DALLAS - Karla D'Alleva Valas, a managing director of the Complex Asset Group for Fidelity Charitable, says she cringes during her church's services when congregants drop envelopes of what she assumes is cash into the donations basket. Why? Cash is expensive, she told advisors at the Women Advisors Forum on Thursday.

But that’s not the only reason D’Alleva Valas would rather see philanthropic impulses be fulfilled with a transfer of complex assets instead.  “That’s what people have,” she says citing Fidelity’s 2012 Charitable Advice & Giving study. According to the study of wealthy individuals – with income of at least $100,000 and at least $1 million in investable assets – who work with an advisor, 34% have the bulk of their net worth in privately held businesses, something other than cash or publicly traded stocks.

Complex assets include private company stock, limited liability company and limited partnership interests, real estate, restricted stock, oil and gas royalty interests, and certain alternative investments.
Transferability, liquidity and timing, valuation and risk management are the key concerns for donors and advisors dealing with a donation of such assets.

Previously, strategies for giving to charities through complex assets have been “overlooked, intentionally or otherwise,” whether it is because advisors don’t have time, the lawyers don’t have time or simply because it’s easier to give something that’s less complicated, she says. “Charities ask for cash so people give away cash,” D’Alleva Valas adds. “But charities are also starting to wise up and ask for [complex assets] because that is what people have to give.”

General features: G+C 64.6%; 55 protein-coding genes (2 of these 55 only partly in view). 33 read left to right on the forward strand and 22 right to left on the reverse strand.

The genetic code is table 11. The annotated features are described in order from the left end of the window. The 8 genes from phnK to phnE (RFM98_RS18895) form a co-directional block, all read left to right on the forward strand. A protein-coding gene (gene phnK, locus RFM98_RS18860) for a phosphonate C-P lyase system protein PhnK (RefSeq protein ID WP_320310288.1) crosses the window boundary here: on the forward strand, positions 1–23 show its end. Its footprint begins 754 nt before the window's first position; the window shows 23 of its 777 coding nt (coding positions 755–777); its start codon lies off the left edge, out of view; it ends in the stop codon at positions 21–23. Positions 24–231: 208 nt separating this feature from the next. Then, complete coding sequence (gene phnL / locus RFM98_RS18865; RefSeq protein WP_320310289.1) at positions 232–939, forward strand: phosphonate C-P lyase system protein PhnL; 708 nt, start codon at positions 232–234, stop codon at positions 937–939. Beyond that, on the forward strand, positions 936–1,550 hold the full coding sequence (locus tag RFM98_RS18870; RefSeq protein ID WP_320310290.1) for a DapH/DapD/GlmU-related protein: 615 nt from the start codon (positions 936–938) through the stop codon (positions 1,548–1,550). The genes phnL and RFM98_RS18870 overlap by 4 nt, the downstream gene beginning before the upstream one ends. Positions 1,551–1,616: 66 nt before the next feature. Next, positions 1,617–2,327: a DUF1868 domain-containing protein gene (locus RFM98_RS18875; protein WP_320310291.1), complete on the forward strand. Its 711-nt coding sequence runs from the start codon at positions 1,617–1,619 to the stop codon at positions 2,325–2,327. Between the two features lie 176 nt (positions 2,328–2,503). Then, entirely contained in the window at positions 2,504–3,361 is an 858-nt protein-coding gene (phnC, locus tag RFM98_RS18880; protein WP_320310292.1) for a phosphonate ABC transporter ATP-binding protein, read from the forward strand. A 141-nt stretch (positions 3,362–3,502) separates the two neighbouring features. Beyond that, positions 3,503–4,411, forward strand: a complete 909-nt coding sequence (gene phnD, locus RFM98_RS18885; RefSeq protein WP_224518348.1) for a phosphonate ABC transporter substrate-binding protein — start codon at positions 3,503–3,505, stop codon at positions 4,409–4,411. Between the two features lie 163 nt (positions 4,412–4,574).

And because Americans are holding more of their value in these types of assets, more advisors are talking with clients about using complex assets for philanthropic giving making these strategies more well-known, she says. “More people are talking about it and more advisors are educating their clients about it,” D’Alleva Valas says.

And that’s a good thing for clients and their advisors according to D’Alleva Valas. “They can’t afford not to,” she says. “And advisors can’t afford to not be talking about philanthropy with their clients.”

Which is another point D’Alleva Valas, and others, make. Philanthropy, and talking about it with clients, represents an opportunity for advisors. “Americans are philanthropic,” D’Alleva Valas says. “Advisors are the driving force in getting more money to the organizations their clients care about at a lower cost.”

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